And then also just having a lot of fun with it, right. So how do we sort of get customers to rally behind that vision? We have a set of operating principles here at Gong and of those, one of my favorites is creating raving fans. And it’s something that obviously ties back really closely to my role too, in customer marketing. But that’s a principle that we find in everyone across our entire business. Like there’s nobody who it doesn’t have a responsibility in creating raving fans.

And I think for us as a company that’s something that really shines through, we have a lot of customers who are very eager and excited to get vocal about us as a company and that’s makes my job just that much easier. 

Margot Leong: And you joined not too long ago, right? How many months have you been at Gong now?

Jane Menyo: It’s already been five months, it sometimes feels like a year. Things move really quickly here, but that’s part of the excitement too, you know, it’s a lot of fun to be a part of an organization that’s growing really fast and just changing things up really quickly too.

Margot Leong: When you were still sort of joining initially, how do you just at a high level kind of think about, okay, like identifying, this is kind of the stage of the company. And like this is what the company needs at this time, because I’m sure that’s going to evolve as you become more mature within the company, as your programs get more mature.

But I guess this is just a roundabout way of me asking at this current stage, what’s the focus from the customer marketing standpoint? Is it focused mostly on the advocacy portion of things? Is also partly some retention lifecycle? How are you thinking about that? Basically the ratio there.

Jane Menyo: Yeah, that’s a really interesting question. I think one thing that, you know, anyone who’s coming into a new organization finds too, is you come in, you have all this excitement, you have all these ideas and you want to try them out and you go in and there’s all that, “oh, we’ve tried that before” and you sort of get like knocked out a notch too, so, right. There’s so much to navigate in being a new hire in any organization, and you know, Gong is somewhat of a newer company, so we’re a little bit fresh so luckily there’s a little bit less of that and a lot more just, yes, all things are great. We need it. 

But, you know, even there, there’s definitely learnings to take from. So I think for one thing is for people to be starting by trying to uncover a little bit of that history, learning what works, what didn’t so that you’re not just starting from scratch and there’s some takeaways that you can use to sort of help put you in the right direction as well.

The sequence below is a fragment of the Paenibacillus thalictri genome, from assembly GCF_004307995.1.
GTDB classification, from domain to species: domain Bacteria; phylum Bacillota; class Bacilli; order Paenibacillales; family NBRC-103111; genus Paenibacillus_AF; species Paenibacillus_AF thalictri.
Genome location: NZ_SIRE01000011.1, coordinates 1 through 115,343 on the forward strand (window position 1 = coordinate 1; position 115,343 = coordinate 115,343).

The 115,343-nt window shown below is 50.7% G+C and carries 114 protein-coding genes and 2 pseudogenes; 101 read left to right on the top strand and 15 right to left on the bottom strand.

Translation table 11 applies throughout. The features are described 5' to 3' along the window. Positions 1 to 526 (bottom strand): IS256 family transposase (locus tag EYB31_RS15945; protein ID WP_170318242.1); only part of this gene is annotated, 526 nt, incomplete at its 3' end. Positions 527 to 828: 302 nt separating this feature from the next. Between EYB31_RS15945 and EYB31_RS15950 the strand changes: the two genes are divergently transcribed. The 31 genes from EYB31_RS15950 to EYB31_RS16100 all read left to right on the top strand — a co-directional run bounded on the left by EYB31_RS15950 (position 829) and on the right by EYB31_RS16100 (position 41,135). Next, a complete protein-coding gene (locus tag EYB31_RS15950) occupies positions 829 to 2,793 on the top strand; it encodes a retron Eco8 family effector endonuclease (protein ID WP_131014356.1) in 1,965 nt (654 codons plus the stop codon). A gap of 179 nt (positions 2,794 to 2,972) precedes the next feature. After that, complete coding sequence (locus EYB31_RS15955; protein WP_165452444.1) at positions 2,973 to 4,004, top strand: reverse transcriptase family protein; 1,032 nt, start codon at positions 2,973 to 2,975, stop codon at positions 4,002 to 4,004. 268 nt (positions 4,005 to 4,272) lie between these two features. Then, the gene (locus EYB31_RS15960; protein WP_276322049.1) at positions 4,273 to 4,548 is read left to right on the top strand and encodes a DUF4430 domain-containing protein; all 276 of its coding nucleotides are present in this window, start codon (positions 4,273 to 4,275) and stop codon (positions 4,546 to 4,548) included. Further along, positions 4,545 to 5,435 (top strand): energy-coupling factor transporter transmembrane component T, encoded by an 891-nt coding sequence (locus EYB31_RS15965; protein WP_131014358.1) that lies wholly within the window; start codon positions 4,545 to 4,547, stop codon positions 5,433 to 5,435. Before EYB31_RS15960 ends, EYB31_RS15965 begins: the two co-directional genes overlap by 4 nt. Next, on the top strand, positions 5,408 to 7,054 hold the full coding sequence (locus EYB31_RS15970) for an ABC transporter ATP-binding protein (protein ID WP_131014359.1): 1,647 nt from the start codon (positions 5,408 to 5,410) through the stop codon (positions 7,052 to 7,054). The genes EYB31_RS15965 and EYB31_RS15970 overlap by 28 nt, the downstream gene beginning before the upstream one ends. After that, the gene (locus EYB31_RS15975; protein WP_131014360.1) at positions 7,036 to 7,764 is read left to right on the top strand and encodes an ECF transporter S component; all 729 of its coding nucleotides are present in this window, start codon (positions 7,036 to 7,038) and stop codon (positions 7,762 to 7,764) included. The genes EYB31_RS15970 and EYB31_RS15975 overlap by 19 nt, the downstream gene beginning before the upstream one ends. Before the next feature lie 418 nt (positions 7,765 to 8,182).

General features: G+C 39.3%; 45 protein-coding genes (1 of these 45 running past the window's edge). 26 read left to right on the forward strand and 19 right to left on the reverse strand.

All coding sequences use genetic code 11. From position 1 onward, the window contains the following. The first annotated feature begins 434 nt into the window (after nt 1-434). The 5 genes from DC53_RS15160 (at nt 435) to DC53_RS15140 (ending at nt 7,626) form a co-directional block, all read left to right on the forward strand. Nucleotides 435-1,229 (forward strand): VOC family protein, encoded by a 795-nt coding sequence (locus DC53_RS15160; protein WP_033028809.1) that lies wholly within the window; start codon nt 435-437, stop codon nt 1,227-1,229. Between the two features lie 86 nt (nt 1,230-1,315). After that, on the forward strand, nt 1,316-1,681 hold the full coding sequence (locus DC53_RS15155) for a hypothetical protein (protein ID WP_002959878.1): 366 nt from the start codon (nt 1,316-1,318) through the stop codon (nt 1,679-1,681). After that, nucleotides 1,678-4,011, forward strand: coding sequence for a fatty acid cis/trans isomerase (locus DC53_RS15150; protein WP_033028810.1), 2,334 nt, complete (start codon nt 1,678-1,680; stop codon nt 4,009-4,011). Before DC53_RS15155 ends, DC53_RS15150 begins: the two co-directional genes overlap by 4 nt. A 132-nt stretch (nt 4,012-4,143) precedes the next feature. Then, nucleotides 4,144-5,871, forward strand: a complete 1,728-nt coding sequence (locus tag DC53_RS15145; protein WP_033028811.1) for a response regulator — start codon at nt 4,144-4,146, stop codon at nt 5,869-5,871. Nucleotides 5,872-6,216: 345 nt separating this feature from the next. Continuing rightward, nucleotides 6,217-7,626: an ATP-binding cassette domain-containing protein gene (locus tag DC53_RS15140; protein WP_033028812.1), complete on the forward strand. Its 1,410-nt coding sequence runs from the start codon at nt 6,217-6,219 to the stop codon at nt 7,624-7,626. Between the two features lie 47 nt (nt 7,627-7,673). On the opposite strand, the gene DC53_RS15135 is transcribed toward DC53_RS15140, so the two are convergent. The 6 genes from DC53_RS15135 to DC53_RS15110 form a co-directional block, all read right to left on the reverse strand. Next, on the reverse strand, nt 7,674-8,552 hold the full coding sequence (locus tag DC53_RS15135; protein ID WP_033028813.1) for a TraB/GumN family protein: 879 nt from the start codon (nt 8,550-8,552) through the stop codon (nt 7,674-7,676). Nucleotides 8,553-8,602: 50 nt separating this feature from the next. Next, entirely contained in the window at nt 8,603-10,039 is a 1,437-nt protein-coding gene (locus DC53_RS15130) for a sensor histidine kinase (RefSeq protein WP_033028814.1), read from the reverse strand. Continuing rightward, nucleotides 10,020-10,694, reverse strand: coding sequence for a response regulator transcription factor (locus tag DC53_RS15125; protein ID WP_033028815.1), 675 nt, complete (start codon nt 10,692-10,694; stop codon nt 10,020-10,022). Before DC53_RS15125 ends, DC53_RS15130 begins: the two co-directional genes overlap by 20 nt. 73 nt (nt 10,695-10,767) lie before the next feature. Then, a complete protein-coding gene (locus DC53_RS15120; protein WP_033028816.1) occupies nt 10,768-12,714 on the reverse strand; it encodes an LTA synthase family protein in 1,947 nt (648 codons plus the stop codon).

Thinking in terms of where we focus our time, I really think that it is almost 50/ 50 at this point, right. So 50% on the customer advocacy side, so how do we tap into that raving fan base and make our voice really loud and present and relevant in the market?

But then on the other side is in terms of customer engagement, so how do we engage customers throughout the life cycle? So everything that they do from day one, as a customer whether they’re a primary point of contact, maybe the buyer type or a core admin of our product, or whether they may be a user, how do we make sure that they are having a great experience with our organization?

And then everything through how we make sure that they want to stay with us as a company and potentially even grow with our organization as well. So there’s sort of that split function. But for me, I think where things get really interesting and kind of going back to my experiences in my previous role with ON24 with just learning the ways that I can kill two birds with one stone as much as possible, right. So how can I make programs hit lots of different objectives? So if I’m going to be getting a customer story in one area, is there something I can gather out of that that actually helps me use that back in my life cycle programming or maybe helps me expand into a new division within the business so we can use that for our growth campaigns.

You know, for me, it’s kind of taking the principle of nothing is stronger when you’re trying to tell your story than having your customers tell that for you, and then the sort of applying that back into the customer engagement programs that we design. 

Margot Leong: I’m curious about how that is different here versus at your previous company, ON24 And so maybe even if you want to back up slightly and even just tell the audience what ON24 focuses on and if you found some natural sort of synergies from a brand fun playfulness standpoint because at least from what I remember, you had a community of advocates and also the webinerds idea, something like that. 

Jane Menyo: Yeah, absolutely. Oh my gosh. I feel like so many like great memories and like cool plays and like ways to approach things. So if you aren’t familiar with ON24 ON24 is a marketing platform primarily focused on like webinar marketing technologies and virtual event technologies. And so our customers, especially because we had a core focus in webinars, our community actually sort of self identified as the webinerds. So they were sort of organically already referring to themselves as that. And so we took that and really ran with it and created an entire customer facing brand behind that. And so going back to my points in terms of positioning work too, one of the things that I found as we were trying to tell a deeper story of who we were as an organization, right?